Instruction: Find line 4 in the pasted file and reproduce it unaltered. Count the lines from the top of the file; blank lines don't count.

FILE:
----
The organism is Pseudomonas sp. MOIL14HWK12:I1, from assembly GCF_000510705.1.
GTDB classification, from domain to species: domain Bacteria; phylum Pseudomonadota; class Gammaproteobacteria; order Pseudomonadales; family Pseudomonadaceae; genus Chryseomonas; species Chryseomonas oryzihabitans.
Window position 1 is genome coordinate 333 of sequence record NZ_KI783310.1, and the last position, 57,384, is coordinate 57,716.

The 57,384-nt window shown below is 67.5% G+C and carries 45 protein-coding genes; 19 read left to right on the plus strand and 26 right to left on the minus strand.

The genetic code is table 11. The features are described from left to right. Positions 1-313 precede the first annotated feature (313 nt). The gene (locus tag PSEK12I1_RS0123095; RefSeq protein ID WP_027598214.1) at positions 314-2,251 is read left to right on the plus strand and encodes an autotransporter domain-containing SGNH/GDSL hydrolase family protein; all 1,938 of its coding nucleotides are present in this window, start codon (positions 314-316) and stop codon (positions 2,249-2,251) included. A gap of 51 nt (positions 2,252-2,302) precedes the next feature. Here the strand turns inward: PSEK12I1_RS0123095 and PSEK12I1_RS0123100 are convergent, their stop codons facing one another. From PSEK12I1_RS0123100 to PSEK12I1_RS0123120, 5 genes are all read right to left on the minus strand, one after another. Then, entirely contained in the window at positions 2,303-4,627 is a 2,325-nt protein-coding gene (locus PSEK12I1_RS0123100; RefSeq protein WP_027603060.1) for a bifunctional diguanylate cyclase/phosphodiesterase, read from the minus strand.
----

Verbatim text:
The 57,384-nt window shown below is 67.5% G+C and carries 45 protein-coding genes; 19 read left to right on the plus strand and 26 right to left on the minus strand.